Research has never revealed whether the owners of the silver were ever located.  Obviously, the fact that "C. Stephens" was engraved on most of the pieces was significant.  Charles J. Stephens and his brother, Henry C. Stephens, were nephews of the principal financial backer of the Pelham Manor & Huguenot Heights Association, Silas H. Witherbee.  The Stephens Brothers lived in Pelham Manor and, by 1872, were working as real estate agents in New York City.  Their firm, Stephens Brothers & Company, described itself as "conveyancers and commission dealers in real property" with "especial attention given to Westchester County, N. Y.'  The firm served as 'Managing Agents' for the Pelham Manor & Huguenot Heights Association.  During the early 1870s, the Stephens Brothers were heavily involved in efforts to market lots in the new suburban development known as "Pelham Manor and Huguenot Heights."  To learn more about Charles J. Stephens and Henry C. Stephens, see Mon., Mar. 20, 2006:  Charles J. Stephens and Henry C. Stephens of the Pelham Manor & Huguenot Heights Association.  

Although no one in Pelham knew how to locate Charles J. Stephens in 1889, his obituary indicates that at about that time he lived with his family at 163 West 12th Street in New York City.  During many of the intervening years, however, he had traveled extensively throughout South America, Central America, and Cuba.  He died August 9, 1891 in Mexico City while collecting material for an illustrated text on Central America.  See Obituary . . . Charles J. Stephens, The Sun [NY, NY], Aug. 12, 1891, p. 2, col. 6.  See also  Wed., May 19, 2010:  Obituary of Charles J. Stephens of the Pelham Manor & Huguenot Heights Association; Thu., Apr. 9, 2009:  The Death of Charles J. Stephens in City of Mexico in 1891.  Additionally, Charles J. Stephens seems to have had some involvement with renting at least one property in Pelham Manor as late as 1884, only five years before the "treasure" was found.  See Mon., Mar. 2, 2009:  1884 Advertisement Placed by Charles J. Stephens of the Pelham Manor & Huguenot Heights Association Offering Home for Rent.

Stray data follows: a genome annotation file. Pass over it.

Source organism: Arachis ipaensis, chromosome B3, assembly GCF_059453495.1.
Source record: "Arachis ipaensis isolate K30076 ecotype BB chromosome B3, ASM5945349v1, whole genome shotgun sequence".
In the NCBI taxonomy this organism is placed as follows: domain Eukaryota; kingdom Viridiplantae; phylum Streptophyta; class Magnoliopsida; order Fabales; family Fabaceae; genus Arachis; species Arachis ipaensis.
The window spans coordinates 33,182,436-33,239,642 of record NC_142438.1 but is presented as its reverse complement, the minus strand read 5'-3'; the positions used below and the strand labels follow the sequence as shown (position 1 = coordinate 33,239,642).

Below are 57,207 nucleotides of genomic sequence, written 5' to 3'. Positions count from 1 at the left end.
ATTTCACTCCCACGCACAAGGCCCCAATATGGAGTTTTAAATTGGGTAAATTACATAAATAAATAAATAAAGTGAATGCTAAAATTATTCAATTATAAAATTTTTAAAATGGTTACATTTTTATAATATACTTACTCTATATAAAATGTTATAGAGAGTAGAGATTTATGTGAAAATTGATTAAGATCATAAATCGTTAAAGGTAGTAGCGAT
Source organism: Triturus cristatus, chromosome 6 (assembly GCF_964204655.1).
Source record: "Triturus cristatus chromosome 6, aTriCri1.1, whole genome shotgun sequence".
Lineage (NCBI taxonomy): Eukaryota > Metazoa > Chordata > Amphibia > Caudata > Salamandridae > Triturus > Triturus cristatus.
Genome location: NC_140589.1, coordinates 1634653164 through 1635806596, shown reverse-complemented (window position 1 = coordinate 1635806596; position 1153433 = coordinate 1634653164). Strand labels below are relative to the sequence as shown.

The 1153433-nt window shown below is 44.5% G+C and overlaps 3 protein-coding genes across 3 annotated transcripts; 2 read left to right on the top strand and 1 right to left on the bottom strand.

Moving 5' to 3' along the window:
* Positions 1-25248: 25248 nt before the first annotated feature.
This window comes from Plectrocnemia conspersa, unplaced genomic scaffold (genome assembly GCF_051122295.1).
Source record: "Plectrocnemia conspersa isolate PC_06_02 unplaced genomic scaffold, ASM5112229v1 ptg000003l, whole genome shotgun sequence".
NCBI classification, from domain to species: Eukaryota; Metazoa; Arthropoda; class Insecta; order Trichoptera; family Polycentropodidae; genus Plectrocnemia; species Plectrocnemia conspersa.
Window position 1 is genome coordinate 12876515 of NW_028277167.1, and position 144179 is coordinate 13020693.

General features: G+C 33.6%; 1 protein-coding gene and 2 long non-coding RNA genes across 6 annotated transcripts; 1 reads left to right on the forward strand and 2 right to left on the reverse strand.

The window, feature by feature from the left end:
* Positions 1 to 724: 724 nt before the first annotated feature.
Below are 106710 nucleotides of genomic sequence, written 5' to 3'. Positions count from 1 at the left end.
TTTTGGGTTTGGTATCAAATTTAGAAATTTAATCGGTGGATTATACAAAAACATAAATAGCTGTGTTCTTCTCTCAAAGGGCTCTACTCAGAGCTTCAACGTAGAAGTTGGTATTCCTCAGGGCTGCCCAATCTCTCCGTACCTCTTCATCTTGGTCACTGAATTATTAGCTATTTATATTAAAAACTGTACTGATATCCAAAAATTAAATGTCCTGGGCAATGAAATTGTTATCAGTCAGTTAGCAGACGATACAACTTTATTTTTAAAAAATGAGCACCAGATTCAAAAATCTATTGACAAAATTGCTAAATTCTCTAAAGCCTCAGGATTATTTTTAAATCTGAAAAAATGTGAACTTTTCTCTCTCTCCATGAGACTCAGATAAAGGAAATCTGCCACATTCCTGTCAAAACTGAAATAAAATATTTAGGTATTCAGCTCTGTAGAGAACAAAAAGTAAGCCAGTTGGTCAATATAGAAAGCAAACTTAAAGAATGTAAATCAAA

Since most of the silver found in the safe taken from the backyard of Robert C. Black's home was engraved "C. Stephens," it seems unlikely that the items were part of what was stolen from the home of Richard J. Emmett on December 22, 1873 as noted in the article quoted above.  The Emmett home still stands at 145 Shore Road and is one of the most historic homes in all of Pelham since a portion of the house pre-dates the Revolutionary War.  

The Emmett robbery was one of the most notorious crimes in Pelham history.  On December 22, 1873, a band of robbers broke into the Emmett home, placed handcuffs and gags on all of the occupants, ransacked the residence and escaped with many valuables including material taken from a safe in the home.  No expense was spared in bringing the robbers to justice.  The robbers were identified, captured, tried and convicted.  I have written about the notorious crime on several occasions.  See:

Tue., May 17, 2005:  The Masked Burglar Robbery of the Emmett Home in Pelham on December 22, 1873 (Part I).

Wed., May 18, 2005:  The Masked Burglar Robbery of the Emmett Home in Pelham on December 22, 1873 (Part II).

Fri., Jun. 06, 2014:  More on an Infamous Crime:  The Masked Bandit Robbery of the Kemble House on Shore Road in 1873.

The Kemble House, 145 Shore Road, in 2005.
Photograph by the Author.

*          *          *          *          *

Like ghost stories, treasure stories involving the Town of Pelham abound.  I have written about a number of such treasure stories, some real and some apocryphal.  See:

Mon., Jan. 26, 2015:  Hidden Treasure that Once Belonged to the Father of John Hunter of Hunter's Island in Pelham Found in a Discarded Chest in the 19th Century.

Mon., May 16, 2005: The Discovery of a Gold and Silver Treasure in the Backyard of a Pelham Home in 1889

Wed., Jun. 11, 2014:  Buried Treasure Off the Shores of Pelham: The Legend of Pirate's Treasure

Mon., May 01, 2006:  The Legend of the Recovery of Pirate's Treasure on an Island Off Pelham.